Harness the sun’s energy
Add environmental factors to house plan
A HOME should be designed as a shelter from harsh weather conditions. It should also be designed to take advantage of the environment.
A sustainable home has passive and active elements which make the most of the local environment.
Passive solar design
Passive design is built into a house.
It is passive in the sense that no active technology is involved, but the design helps keep a home cooler in summer and warmer in winter.
There are seven elements to a passively designed home: Orientation Spatial zoning Thermal mass Ventilation Insulation Shading Glazing
A north-facing home will take advantage of sunlight.
When the right shading is included in the design, the home will be shaded from the hot summer sun, but the winter sun will be able to enter the home and warm it.
Spacial zoning refers to the uses you put different rooms of the house to and where to locate them in relation to the orientation of the home.
Thermal mass has to do with the materials used.
Brick absorbs heat during the day and releases it into the home at night. In a hot climate, this can make the home more uncomfortable.
Walls facing the hot sun should be well insulated to prevent this from occurring or you may want to consider using a material with a lower thermal mass, such as timber.
Glazing allows natural light to enter the home, but single glazed windows also allow heat and cold to enter the home, so a passively designed home will have double glazed windows or another window treatment that minimises heat transference.
Skylights are another type of glazing that can make a home more comfortable and energy-efficient.
They can be installed in an existing home to help give it more natural light, improve ventilation and reduce dependence on electric lighting. For information about the types of skylights that are available and their costs, read how much does a skylight cost.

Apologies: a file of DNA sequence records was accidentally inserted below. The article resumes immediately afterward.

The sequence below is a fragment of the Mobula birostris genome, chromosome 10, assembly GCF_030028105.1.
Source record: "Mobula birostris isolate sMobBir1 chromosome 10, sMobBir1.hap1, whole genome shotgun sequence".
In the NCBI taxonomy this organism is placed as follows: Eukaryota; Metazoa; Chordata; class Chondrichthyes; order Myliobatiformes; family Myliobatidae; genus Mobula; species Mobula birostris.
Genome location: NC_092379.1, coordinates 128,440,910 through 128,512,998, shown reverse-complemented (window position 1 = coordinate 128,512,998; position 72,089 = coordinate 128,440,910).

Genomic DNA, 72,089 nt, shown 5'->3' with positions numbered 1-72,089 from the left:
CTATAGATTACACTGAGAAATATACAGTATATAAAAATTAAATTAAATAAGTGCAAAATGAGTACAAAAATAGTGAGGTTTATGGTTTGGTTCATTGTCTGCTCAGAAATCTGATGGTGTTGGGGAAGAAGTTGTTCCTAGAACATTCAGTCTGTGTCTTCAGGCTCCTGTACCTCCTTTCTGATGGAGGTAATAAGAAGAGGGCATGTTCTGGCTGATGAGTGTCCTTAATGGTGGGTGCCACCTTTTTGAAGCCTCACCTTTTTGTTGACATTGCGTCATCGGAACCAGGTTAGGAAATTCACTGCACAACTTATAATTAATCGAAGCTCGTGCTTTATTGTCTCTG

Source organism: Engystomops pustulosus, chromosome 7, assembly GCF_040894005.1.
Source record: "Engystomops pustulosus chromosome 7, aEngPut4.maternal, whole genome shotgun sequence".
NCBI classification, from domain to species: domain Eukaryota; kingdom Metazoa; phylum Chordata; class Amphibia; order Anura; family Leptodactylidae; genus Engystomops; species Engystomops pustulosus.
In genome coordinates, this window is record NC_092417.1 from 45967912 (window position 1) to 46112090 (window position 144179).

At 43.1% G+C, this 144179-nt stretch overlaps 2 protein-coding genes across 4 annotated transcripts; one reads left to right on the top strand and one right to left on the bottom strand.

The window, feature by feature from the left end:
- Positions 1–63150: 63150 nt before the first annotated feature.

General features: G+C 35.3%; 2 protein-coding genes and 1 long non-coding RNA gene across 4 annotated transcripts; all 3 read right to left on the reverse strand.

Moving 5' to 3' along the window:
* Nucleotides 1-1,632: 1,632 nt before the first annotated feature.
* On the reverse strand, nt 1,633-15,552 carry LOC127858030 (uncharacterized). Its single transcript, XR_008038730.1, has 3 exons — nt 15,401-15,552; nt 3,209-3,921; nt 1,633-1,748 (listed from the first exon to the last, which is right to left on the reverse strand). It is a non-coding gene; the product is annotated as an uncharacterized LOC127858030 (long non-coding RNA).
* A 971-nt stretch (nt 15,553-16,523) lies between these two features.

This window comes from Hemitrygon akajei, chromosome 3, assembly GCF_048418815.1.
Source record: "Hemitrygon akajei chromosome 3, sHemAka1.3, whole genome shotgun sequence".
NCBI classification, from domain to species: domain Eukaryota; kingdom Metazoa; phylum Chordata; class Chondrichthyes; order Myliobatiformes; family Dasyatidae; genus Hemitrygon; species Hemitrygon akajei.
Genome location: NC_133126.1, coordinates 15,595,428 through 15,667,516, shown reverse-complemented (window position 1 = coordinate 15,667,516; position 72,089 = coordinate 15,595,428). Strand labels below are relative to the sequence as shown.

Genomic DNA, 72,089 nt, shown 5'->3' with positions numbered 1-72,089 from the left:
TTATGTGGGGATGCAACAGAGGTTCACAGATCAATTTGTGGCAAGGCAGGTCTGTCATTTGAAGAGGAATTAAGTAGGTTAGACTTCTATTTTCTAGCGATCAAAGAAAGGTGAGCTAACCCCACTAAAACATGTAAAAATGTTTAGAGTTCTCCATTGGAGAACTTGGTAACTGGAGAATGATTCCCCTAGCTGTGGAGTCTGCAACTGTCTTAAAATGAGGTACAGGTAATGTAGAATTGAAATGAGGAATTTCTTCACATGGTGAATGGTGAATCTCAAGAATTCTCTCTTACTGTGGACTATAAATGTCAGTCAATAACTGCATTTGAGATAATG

Passive ventilation takes advantage of outside air conditions to create a more comfortable environment.
Combined, the seven elements of passive design can greatly reduce your dependence on greenhouse gas emitting sources of energy.
Active solar design
Active solar design systems include solar panels for generating electricity and solar water heaters.
While solar panels and solar water heaters are more expensive to buy and install, they have come down in price and are more efficient than in the past.
The payback period for them has been shortened and they last longer than in the past.
While your initial outlay will be high, you will be paid back in the form of reduced energy bills and when you go beyond the payback period, you save money for the life of the system.
Passive solar design elements can be added to any existing home, but if you re-building or doing a major renovation, look for a sustainable building designer who can maximise all the elements of passive design into your new home.
A sustainable home doesn’t have to be more expensive than a home that isn’t passively designed and any extra money spent will come back to you in the form of reduced energy bills.
Add active solar design elements and it is possible to create a zero emissions or near zero emissions home.